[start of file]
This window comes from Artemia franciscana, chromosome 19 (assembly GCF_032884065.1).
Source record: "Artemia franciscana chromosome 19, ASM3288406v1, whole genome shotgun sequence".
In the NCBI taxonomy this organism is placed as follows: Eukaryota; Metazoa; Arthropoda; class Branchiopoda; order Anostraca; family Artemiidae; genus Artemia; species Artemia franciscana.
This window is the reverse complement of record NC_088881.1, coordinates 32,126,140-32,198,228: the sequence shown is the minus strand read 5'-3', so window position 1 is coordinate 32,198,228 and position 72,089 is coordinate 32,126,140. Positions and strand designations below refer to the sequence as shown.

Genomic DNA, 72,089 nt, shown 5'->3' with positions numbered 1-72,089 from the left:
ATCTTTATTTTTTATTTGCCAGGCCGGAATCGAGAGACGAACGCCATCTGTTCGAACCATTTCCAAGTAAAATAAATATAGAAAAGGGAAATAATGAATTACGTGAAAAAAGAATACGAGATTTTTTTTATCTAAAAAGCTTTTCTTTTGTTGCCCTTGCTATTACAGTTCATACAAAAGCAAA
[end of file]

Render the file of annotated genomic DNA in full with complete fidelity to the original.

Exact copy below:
This window comes from Artemia franciscana, chromosome 19 (assembly GCF_032884065.1).
Source record: "Artemia franciscana chromosome 19, ASM3288406v1, whole genome shotgun sequence".
In the NCBI taxonomy this organism is placed as follows: Eukaryota; Metazoa; Arthropoda; class Branchiopoda; order Anostraca; family Artemiidae; genus Artemia; species Artemia franciscana.
This window is the reverse complement of record NC_088881.1, coordinates 32,126,140-32,198,228: the sequence shown is the minus strand read 5'-3', so window position 1 is coordinate 32,198,228 and position 72,089 is coordinate 32,126,140. Positions and strand designations below refer to the sequence as shown.

Genomic DNA, 72,089 nt, shown 5'->3' with positions numbered 1-72,089 from the left:
ATCTTTATTTTTTATTTGCCAGGCCGGAATCGAGAGACGAACGCCATCTGTTCGAACCATTTCCAAGTAAAATAAATATAGAAAAGGGAAATAATGAATTACGTGAAAAAAGAATACGAGATTTTTTTTATCTAAAAAGCTTTTCTTTTGTTGCCCTTGCTATTACAGTTCATACAAAAGCAAA